PROVIDENCE — Declaring that Rhode Island is in need of a wakeup call after an alarming uptick in coronavirus cases, Governor Gina Raimondo said Wednesday that she intends to announce new restrictions designed to curb the spread of infections.
Raimondo said she hasn’t made final decisions on her regulations, but she encouraged residents to cancel Halloween parties and avoid traveling for Thanksgiving, while also warning that the state will strictly enforce any new rules she puts in place.
The governor also made it clear that she does not intend to close any more K-12 schools or any restaurants and retail businesses because she doesn’t believe that’s how people are getting infected.
“Small social gatherings are causing our problems,” Raimondo said during her weekly press conference. She said new restrictions will be announced on Thursday afternoon.
In fact, Dr. Robert Redfield, director of the Centers for Disease Control and Prevention, told the nation’s governors in a phone call Tuesday that small household gatherings are becoming a growing source of COVID-19 spread.
“Particularly with Thanksgiving coming up, we think it’s really important to stress the vigilance of these continued mitigation steps in the household setting," Redfield said in an audio of the call obtained by CNN.
The state Department of Health announced Wednesday that Rhode Island had 160 new coronavirus cases, along with a 2.7 percent positive test rate, the state’s highest rate in several months. Eight more residents have died, bringing the total number of fatalities to 1,147 since March. There were 131 people in the hospital.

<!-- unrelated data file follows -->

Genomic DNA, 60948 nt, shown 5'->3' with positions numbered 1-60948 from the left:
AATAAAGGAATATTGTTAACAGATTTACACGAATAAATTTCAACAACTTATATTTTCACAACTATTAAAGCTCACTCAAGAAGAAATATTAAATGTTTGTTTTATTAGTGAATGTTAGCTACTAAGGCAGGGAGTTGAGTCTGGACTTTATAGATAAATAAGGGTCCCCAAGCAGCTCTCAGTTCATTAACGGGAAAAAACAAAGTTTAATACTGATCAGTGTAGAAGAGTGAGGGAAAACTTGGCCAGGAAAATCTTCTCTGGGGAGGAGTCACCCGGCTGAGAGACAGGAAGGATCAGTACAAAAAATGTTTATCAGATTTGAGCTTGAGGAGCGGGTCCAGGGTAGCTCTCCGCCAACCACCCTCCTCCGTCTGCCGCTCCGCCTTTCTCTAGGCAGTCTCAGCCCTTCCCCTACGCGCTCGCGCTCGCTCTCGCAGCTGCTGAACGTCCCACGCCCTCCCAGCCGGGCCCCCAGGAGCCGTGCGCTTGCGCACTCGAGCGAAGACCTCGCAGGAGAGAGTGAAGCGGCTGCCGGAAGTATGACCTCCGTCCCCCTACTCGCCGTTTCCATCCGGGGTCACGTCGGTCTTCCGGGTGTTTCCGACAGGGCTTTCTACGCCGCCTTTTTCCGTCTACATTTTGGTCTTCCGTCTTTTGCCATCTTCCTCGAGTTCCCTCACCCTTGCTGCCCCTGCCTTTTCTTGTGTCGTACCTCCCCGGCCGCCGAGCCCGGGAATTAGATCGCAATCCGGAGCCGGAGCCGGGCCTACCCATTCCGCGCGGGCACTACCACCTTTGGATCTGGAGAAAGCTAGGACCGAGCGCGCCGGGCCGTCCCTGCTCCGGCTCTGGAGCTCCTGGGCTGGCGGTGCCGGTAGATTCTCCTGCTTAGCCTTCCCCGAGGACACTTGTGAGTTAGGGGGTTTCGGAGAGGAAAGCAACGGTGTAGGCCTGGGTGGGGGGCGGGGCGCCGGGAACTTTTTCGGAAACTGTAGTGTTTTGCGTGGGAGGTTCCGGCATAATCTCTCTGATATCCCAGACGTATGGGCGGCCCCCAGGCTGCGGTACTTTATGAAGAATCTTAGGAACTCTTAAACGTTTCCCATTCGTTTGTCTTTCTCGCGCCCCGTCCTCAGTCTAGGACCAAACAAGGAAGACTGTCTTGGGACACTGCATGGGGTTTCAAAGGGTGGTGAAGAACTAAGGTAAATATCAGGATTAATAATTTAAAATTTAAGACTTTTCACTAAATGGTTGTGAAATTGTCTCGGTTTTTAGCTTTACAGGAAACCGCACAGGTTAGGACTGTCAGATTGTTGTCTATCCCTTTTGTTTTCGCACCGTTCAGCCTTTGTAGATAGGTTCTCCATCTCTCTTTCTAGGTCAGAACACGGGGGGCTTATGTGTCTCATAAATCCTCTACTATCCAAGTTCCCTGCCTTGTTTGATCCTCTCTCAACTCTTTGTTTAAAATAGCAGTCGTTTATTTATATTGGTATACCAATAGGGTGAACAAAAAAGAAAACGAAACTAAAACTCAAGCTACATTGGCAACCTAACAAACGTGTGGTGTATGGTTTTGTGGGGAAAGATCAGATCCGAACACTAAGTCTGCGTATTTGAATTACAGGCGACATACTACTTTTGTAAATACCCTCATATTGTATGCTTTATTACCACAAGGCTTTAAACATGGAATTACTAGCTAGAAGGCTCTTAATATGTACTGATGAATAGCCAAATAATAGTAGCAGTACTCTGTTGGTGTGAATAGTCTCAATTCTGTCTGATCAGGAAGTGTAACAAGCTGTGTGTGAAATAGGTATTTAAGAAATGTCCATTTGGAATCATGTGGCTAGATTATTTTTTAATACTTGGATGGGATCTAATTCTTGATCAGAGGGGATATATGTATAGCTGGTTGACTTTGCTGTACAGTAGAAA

More disturbing, Raimondo said, are the state’s weekly trends, especially the average number of hospitalizations, which increased from 67 last week to 107 this week. The number of positive cases per 100,000 residents jumped from 98 last week to 120 this week.
Raimondo said the state’s hospitals are still well under capacity, so residents should not panic. However, she warned: “I do want you be concerned and alarmed and jolted into making some changes because we’re on the wrong path."
“The bad news is, I don’t have good news,” Raimondo said.
Raimondo said the recent surge in cases is different than the first wave of infections that Rhode Island saw in the spring and early summer. She said residents have complied with mask requirements when they go out and have limited their gatherings to fewer than 15 people, but she suggested that people have let down their guard when in more intimate settings.
As examples, she cited small neighborhood gatherings or people talking in break rooms at work as places where residents are contracting the virus. She acknowledged that even her own family has been guilty at times.
Raimondo and state health officials say the trend is similar to what midwestern and southern states have seen in recent months. The governor singled out Wisconsin as a state that thought it had the virus under control, only to see a large spike in cases.
“I don’t want to be Wisconsin,” Raimondo said. “They were in a great place, but they are in a terrible place right now.”
The state is already testing nearly 10,000 residents a day, but Raimondo said she wants to increase testing among asymptomatic people. She said she intends to get tested weekly in attempt to “lead by example.” Testing is free in Rhode Island.
Raimondo said schools, both the K-12 system and colleges, have not been responsible for the recent uptick in cases. But she said the state has decided that Providence, the state’s largest school district, and Central Falls will continue with a partial in-person reopening the rest of the semester. That means some schools will be open for in-person learning, while others will operate with distance learning.
Raimondo said most school districts have opened their doors for in-person learning, but she criticized Pawtucket, where officials continue to keep schools closed.
“Why is it that you are robbing the children of Pawtucket the ability to learn in school?” she said of the Pawtucket School Committee.